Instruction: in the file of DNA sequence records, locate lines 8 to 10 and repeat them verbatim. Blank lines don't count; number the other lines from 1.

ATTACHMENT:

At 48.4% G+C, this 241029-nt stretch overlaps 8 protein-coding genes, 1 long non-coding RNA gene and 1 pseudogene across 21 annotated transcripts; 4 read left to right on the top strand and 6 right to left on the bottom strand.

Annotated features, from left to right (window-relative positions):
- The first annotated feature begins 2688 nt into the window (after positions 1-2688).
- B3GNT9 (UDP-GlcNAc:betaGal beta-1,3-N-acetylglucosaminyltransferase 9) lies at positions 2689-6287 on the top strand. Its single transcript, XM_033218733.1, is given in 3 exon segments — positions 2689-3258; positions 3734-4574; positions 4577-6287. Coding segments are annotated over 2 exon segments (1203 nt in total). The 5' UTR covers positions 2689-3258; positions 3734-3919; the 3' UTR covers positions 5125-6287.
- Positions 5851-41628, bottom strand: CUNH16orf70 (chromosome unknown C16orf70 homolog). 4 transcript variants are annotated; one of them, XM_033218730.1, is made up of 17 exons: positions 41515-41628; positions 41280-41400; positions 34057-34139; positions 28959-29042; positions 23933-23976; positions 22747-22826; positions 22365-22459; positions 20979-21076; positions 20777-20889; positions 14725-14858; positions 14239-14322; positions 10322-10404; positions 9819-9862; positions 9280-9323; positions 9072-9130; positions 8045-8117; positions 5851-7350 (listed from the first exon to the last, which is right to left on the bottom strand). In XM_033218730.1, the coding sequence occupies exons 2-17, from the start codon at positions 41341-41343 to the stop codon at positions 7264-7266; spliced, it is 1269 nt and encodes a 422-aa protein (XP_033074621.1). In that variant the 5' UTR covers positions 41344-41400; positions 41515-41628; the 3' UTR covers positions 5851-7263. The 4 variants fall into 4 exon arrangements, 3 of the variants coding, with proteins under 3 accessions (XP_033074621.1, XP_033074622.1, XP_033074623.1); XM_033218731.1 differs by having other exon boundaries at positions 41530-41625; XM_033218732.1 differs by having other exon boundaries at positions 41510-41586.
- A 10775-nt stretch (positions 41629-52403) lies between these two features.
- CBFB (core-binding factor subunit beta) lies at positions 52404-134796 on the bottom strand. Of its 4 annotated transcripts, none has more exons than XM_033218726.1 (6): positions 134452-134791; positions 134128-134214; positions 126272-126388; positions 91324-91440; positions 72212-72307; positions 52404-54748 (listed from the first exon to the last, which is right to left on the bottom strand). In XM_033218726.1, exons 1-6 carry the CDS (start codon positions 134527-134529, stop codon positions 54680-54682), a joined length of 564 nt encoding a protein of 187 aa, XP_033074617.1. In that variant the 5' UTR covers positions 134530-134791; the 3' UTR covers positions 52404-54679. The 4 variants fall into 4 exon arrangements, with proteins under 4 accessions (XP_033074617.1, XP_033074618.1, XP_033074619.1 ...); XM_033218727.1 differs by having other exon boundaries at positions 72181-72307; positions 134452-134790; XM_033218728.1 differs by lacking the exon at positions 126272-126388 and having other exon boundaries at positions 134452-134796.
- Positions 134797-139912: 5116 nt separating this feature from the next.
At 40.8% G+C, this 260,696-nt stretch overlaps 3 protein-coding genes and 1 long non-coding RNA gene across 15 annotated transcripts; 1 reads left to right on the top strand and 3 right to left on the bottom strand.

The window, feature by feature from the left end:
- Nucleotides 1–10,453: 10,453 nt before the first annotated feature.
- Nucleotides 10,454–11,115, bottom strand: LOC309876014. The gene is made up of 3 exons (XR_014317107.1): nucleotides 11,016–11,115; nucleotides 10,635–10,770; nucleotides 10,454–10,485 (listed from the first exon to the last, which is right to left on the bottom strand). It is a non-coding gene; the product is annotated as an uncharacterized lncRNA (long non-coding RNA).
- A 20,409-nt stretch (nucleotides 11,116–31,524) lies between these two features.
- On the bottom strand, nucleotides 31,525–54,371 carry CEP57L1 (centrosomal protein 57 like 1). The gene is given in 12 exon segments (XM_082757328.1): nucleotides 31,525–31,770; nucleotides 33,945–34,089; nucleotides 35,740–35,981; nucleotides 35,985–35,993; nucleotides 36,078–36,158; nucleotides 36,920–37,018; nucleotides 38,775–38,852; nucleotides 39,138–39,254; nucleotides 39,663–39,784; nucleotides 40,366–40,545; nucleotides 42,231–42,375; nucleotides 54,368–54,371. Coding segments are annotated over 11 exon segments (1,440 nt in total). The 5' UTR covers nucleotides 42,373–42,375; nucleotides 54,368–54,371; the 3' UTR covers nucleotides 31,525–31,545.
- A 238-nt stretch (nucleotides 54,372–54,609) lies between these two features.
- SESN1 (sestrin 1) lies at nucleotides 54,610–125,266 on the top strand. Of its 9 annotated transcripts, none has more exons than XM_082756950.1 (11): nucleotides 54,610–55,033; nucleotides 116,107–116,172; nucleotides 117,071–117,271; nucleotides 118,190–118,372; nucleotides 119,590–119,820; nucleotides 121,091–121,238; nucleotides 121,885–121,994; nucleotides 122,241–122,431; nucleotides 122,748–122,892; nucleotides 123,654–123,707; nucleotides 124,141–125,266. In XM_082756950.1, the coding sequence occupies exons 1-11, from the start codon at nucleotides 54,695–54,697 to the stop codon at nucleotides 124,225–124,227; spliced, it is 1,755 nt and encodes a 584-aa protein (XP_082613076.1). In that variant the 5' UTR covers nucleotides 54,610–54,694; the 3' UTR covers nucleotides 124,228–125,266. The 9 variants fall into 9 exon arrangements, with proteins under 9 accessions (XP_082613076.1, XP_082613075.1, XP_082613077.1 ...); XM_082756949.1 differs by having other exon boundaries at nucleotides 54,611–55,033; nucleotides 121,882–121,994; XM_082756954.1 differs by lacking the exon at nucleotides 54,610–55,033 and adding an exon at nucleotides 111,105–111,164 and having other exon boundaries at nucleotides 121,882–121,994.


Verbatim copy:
- Positions 134797-139912: 5116 nt separating this feature from the next.
At 40.8% G+C, this 260,696-nt stretch overlaps 3 protein-coding genes and 1 long non-coding RNA gene across 15 annotated transcripts; 1 reads left to right on the top strand and 3 right to left on the bottom strand.

The window, feature by feature from the left end: